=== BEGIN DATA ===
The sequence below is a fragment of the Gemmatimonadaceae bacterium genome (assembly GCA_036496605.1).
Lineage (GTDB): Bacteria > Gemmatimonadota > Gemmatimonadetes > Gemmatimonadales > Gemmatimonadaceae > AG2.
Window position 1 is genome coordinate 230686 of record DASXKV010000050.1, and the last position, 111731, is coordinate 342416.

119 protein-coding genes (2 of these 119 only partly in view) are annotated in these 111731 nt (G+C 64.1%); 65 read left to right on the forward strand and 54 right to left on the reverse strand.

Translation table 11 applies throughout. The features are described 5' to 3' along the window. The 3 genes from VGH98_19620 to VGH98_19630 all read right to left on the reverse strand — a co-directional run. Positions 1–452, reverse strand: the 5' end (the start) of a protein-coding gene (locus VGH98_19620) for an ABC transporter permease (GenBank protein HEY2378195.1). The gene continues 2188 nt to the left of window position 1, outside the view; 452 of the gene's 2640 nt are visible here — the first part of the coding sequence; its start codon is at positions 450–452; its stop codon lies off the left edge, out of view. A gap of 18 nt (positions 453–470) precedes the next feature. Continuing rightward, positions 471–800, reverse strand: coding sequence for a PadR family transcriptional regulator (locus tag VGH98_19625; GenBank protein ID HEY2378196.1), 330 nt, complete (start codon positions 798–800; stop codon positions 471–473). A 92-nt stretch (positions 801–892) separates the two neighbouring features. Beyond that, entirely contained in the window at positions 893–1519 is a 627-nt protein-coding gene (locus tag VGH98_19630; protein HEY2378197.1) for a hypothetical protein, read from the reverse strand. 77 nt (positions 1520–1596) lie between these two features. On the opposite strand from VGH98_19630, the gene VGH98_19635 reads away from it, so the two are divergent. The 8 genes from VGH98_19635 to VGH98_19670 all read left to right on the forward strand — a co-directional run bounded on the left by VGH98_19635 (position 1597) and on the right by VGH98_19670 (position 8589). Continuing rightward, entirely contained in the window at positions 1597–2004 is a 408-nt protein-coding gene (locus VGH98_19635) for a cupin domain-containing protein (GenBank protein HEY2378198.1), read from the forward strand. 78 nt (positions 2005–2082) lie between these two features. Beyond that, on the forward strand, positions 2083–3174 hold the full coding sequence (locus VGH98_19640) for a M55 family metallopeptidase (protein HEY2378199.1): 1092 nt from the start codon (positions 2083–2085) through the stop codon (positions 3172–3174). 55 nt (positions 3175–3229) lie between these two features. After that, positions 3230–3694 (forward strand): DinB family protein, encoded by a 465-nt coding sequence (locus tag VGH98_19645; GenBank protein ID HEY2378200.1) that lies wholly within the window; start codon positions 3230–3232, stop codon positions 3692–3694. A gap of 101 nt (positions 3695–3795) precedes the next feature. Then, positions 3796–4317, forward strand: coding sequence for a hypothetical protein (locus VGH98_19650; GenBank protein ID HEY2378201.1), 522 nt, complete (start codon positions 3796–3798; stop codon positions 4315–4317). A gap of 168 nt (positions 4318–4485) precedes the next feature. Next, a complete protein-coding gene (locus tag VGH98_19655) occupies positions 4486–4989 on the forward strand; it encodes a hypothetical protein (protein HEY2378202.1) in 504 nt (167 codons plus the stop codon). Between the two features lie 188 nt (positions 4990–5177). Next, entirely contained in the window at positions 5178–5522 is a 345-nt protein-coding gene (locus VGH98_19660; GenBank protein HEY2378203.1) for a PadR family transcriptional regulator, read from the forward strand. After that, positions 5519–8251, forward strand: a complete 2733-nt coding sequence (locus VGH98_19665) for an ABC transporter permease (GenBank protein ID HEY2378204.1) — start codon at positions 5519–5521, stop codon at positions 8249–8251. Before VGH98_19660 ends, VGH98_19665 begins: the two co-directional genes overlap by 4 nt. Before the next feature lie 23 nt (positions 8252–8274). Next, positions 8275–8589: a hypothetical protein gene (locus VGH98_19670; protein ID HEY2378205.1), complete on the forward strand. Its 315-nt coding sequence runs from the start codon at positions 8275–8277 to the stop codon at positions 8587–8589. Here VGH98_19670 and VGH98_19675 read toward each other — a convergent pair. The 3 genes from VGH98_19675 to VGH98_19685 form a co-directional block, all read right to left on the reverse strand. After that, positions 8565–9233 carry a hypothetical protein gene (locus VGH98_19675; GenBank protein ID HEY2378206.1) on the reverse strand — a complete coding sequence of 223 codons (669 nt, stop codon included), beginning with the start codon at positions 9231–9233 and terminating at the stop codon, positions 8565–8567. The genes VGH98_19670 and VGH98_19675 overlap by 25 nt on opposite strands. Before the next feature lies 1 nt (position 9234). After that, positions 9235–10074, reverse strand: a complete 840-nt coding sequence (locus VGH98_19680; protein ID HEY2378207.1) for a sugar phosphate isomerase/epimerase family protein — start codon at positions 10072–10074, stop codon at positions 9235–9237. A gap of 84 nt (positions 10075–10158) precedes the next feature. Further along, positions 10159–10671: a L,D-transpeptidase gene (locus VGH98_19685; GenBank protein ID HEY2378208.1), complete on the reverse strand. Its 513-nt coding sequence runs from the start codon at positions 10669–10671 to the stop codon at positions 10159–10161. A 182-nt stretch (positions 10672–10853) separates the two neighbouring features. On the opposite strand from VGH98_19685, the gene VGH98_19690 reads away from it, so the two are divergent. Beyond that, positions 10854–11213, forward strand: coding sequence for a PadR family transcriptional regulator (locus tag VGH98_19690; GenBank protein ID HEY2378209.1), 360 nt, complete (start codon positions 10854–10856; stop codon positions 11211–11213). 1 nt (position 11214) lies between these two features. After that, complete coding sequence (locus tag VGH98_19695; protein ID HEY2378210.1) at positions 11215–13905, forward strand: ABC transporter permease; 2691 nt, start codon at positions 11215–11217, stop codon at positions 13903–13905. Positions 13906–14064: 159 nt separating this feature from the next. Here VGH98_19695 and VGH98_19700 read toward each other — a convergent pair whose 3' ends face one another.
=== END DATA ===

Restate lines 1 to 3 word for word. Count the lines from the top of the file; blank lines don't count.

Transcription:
The sequence below is a fragment of the Gemmatimonadaceae bacterium genome (assembly GCA_036496605.1).
Lineage (GTDB): Bacteria > Gemmatimonadota > Gemmatimonadetes > Gemmatimonadales > Gemmatimonadaceae > AG2.
Window position 1 is genome coordinate 230686 of record DASXKV010000050.1, and the last position, 111731, is coordinate 342416.